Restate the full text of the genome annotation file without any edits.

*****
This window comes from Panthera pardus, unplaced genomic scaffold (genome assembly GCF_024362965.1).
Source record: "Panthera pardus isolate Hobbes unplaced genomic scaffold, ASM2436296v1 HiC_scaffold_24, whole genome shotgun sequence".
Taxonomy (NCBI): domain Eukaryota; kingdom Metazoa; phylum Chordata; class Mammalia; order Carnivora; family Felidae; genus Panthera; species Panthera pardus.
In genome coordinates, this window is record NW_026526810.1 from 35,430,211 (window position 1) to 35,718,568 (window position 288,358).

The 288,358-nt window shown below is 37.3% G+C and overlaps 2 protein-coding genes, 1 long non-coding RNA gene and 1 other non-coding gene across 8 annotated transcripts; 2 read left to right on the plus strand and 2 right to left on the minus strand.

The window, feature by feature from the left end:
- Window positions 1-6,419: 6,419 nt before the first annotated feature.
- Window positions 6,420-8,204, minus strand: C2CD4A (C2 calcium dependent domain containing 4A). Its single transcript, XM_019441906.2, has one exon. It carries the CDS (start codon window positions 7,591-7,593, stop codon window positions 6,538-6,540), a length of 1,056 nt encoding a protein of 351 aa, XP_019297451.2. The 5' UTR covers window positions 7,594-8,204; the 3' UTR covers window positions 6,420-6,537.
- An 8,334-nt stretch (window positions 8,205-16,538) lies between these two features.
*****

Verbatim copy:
This window comes from Panthera pardus, unplaced genomic scaffold (genome assembly GCF_024362965.1).
Source record: "Panthera pardus isolate Hobbes unplaced genomic scaffold, ASM2436296v1 HiC_scaffold_24, whole genome shotgun sequence".
Taxonomy (NCBI): domain Eukaryota; kingdom Metazoa; phylum Chordata; class Mammalia; order Carnivora; family Felidae; genus Panthera; species Panthera pardus.
In genome coordinates, this window is record NW_026526810.1 from 35,430,211 (window position 1) to 35,718,568 (window position 288,358).

The 288,358-nt window shown below is 37.3% G+C and overlaps 2 protein-coding genes, 1 long non-coding RNA gene and 1 other non-coding gene across 8 annotated transcripts; 2 read left to right on the plus strand and 2 right to left on the minus strand.

The window, feature by feature from the left end:
- Window positions 1-6,419: 6,419 nt before the first annotated feature.
- Window positions 6,420-8,204, minus strand: C2CD4A (C2 calcium dependent domain containing 4A). Its single transcript, XM_019441906.2, has one exon. It carries the CDS (start codon window positions 7,591-7,593, stop codon window positions 6,538-6,540), a length of 1,056 nt encoding a protein of 351 aa, XP_019297451.2. The 5' UTR covers window positions 7,594-8,204; the 3' UTR covers window positions 6,420-6,537.
- An 8,334-nt stretch (window positions 8,205-16,538) lies between these two features.